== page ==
JG Ballard: Art, Environment and Film

Over Christmas, BSFA members should have received the latest mailing, including the bumper-size Vector 261, and a copy of Winter Song by Colin Harvey. Mine arrived while I was away, and sat outside getting soggy, which is why it’s a bit rumpled; fortunately, Vector protected the novel.

Torque Control — editorial
Letters to Vector
The BSFA Awards — Donna Scott
Landscapes from a Dream: how the art of David Pelham captured the essence of JG Ballard’s early fiction — James Pardey
A Benign Psychopathology: the films of JG Ballard — Jonathan McCalmont
JG Ballard’s CONCRETE: thoughts on High Rise and Concrete Island — Lara Buckerton
An interview with Jose Carlos Somoza — by Ian Watson
First Impressions — book reviews edited by Kari Sperring
Progressive Scan: Ashes to Ashes, season 2 — Abigail Nussbaum
Foundation’s Favourites: The Voices of Time by JG Ballard — Andy Sawyer
Resonances 57 — Stephen Baxter
The New X: Careering — Graham Sleight

This issue was somewhat delayed, so the next two mailings (as mentioned in the previous post) should be following fairly hard on this one’s heels. Contributor copies of this issue of Vector will go out this week.

We’re using a new printer/mailing house, which seems to have had some teething problems. Most seriously, members have reported receiving torn envelopes and damaged or even missing contents — please contact us if your mailing was damaged,and we’ll sort out a replacement.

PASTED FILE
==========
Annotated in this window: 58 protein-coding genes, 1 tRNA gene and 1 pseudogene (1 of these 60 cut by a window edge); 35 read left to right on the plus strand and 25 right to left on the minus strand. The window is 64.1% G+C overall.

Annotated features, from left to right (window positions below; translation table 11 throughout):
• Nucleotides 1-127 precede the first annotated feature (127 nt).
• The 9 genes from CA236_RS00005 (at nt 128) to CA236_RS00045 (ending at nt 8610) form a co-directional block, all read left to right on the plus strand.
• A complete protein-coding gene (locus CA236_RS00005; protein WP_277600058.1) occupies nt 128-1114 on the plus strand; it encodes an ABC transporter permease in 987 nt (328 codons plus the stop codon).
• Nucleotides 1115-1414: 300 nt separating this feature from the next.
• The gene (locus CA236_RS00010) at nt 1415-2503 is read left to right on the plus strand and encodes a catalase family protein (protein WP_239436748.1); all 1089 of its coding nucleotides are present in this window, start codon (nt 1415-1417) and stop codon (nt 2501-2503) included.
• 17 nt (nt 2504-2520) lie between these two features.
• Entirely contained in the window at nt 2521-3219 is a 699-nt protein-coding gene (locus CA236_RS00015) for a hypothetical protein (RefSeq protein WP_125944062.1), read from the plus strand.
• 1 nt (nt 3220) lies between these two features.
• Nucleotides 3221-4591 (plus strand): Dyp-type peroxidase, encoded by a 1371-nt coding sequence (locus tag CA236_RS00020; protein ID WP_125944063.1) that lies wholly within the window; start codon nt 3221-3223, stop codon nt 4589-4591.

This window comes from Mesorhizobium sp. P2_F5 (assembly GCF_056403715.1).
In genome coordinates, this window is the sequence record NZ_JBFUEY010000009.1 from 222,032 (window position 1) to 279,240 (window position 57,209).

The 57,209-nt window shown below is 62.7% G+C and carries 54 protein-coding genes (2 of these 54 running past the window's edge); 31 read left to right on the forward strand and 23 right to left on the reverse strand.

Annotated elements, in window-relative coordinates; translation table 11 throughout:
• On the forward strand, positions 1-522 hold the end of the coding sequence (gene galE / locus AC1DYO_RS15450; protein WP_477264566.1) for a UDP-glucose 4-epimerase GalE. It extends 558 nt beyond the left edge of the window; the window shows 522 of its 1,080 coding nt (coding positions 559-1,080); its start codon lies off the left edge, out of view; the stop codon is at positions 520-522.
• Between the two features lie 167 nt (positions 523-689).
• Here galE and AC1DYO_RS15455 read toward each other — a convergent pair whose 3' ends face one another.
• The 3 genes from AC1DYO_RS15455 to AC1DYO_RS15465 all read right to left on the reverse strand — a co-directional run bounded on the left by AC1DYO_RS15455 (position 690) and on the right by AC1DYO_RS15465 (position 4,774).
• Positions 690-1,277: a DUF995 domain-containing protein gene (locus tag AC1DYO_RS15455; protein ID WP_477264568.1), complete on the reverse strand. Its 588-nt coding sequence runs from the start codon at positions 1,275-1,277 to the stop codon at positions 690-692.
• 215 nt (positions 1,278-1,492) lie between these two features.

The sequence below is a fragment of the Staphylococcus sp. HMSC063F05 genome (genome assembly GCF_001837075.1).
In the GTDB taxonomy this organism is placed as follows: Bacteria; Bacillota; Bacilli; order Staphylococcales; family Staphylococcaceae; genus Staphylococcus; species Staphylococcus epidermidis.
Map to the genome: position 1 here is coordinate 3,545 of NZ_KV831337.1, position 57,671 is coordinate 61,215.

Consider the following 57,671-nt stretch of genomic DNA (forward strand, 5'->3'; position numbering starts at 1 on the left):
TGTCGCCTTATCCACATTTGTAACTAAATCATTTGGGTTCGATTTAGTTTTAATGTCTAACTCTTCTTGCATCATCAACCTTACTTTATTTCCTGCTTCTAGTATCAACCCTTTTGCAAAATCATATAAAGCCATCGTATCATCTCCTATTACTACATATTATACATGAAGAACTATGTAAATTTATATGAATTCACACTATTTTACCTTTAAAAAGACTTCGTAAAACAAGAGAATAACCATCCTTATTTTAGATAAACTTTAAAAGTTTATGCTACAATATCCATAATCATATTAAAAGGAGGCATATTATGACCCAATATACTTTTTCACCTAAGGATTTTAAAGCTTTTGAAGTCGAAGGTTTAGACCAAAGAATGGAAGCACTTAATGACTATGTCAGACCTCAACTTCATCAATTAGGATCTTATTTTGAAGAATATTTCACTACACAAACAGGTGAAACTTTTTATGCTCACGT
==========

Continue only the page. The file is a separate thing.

The thread for this issue on the BSFA forum is here; there’ll be a full news update, addressing the mailing delays and outlining plans for 2010, in the next mailing.

The Linkarets

  1. Ballard
  2. I have finally watched the finale of Battlestar Galactica, and my basic reaction is: oh dear. It’s most frustrating because I don’t think it would have been hard to make it good; see, for instance, Abigail Nussbaum on the need for the ending to have the courage of its convictions. Other links:
  3. Awards news
    • This year’s Tiptree Award winners are Nisi Shawl, for Filter House, and Patrick Ness, for The Knife of Never Letting Go; I’ve not read the former yet, but I’m pleased by the latter, which I think is not only a good winner of the award, but also pleasingly Tiptree-ish in the ferocity of its execution
    • The ballot for the Shirley Jackson Awards
    • Samantha Hunt’s The Invention of Everything Else, which I rather liked (but not everybody is so keen) is on the shortlist for this year’s Orange Prize
  4. Reviews
  5. Miscellany